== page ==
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Currently reading: Awesome Movie Scenes: The Terminator

Awesome Movie Scenes: The Terminator

The Terminator – Tech Noir Shootout

I’m back! To talk about one of the greatest science fiction movies of all time. The Terminator.

Now then, if you haven’t seen The Terminator, I recommend you do. You won’t be disappointed in this sci-fi masterpiece.

As part of this series, I am working through ‘Awesome Movie Scenes’, and now we come to The Terminator, and the scene I specifically want to talk about is the ‘Tech-Noir Shootout’.

The Terminator is full of iconic scenes, many of which I wanted to put on this list. But I was only allowed to choose one, so here it is…

When you get to this scene, you are just over half an hour into the movie, with the first thirty minutes spent building towards this moment. Introducing the audience of the Future War, and allowing enough time for the audience to familiarise themselves with the characters.


The Terminator – the Characters & Story So Far…

There’s Sarah Connor, a gentle, innocent waitress who lives with her friend Ginger. A large, unknown and dangerous ‘man’ who has; by this point, ‘terminated’ several people (some on screen, some off). Another nameless man, who has been following Sarah. Sarah’s roommate and friend; Ginger. And two police officers; Lieutenant Ed Traxler and Detective Hal Vukovich.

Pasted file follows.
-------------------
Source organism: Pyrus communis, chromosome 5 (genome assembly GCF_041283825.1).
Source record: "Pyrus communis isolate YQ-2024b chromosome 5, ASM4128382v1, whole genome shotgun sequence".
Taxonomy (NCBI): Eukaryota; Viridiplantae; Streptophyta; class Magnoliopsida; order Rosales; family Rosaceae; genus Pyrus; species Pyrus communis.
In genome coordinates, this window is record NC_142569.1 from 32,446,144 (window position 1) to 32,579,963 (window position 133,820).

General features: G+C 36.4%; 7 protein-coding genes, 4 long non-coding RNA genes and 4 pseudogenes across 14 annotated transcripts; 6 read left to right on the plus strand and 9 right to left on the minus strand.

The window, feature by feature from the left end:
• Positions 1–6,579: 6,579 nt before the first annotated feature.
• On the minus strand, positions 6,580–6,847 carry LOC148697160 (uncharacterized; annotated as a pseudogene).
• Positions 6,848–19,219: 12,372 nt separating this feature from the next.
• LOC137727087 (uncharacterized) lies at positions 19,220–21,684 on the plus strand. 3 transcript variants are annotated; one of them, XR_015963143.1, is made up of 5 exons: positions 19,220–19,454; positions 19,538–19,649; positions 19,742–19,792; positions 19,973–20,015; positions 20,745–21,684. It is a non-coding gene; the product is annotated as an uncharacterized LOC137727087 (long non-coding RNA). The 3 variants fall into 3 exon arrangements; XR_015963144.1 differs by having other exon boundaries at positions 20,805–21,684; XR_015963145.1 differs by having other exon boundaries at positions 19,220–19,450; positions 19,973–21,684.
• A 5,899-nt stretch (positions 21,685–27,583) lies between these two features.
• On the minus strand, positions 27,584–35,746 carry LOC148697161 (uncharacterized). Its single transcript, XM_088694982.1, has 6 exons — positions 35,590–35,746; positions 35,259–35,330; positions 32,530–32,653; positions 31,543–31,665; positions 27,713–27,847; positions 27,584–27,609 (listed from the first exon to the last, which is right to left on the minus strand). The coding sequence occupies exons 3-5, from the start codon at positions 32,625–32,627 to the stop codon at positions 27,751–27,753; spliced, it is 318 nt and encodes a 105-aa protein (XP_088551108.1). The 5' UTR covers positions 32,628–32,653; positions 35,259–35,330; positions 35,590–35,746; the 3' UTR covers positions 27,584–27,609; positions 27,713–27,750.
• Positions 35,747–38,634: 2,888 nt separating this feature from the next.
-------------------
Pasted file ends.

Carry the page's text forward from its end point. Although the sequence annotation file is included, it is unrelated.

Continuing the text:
At this point, Sarah has seen the news reports of two other women – also called Sarah Connor – who have been murdered in quick succession, and now fears that there is a pattern and that she may be next. Both Lieutenant Traxler and Detective Vukovich are also on to the same notion, the order of which match that of the phone book name listings.

In an attempt to contact the police or get home safely – it isn’t entirely clear which she is intending to do at this point – Sarah leaves the bar; having seen the news report of the second murder on the TV, and heads down the street and past Kyle – who, let’s be honest, does very much look like a dangerous man, perhaps even a killer – who then proceeds to follow Sarah.


The Terminator – Setting the Scene

Upon realising that a shady-looking character is following her, Sarah takes to hiding in the next available building; the Tech Noir nightclub. Sarah hides behind a supporting pillar, ensuring her stalker walks on by, before asking a member of staff if she can use the phone, located at the back of the club.

She pays to enter, and then walks beyond the mesh-fencing and bouncer into the crowded dance-floor, already feeling at ease; as the cold blues and greys of the street outside are replaced with warm flecks of pink and red from the disco lights. With ‘Photoplay’ (Tahnee Cain & The Tryanglz) booming out of the disco speakers, Sarah attempts to call her apartment and get in-touch with her friend.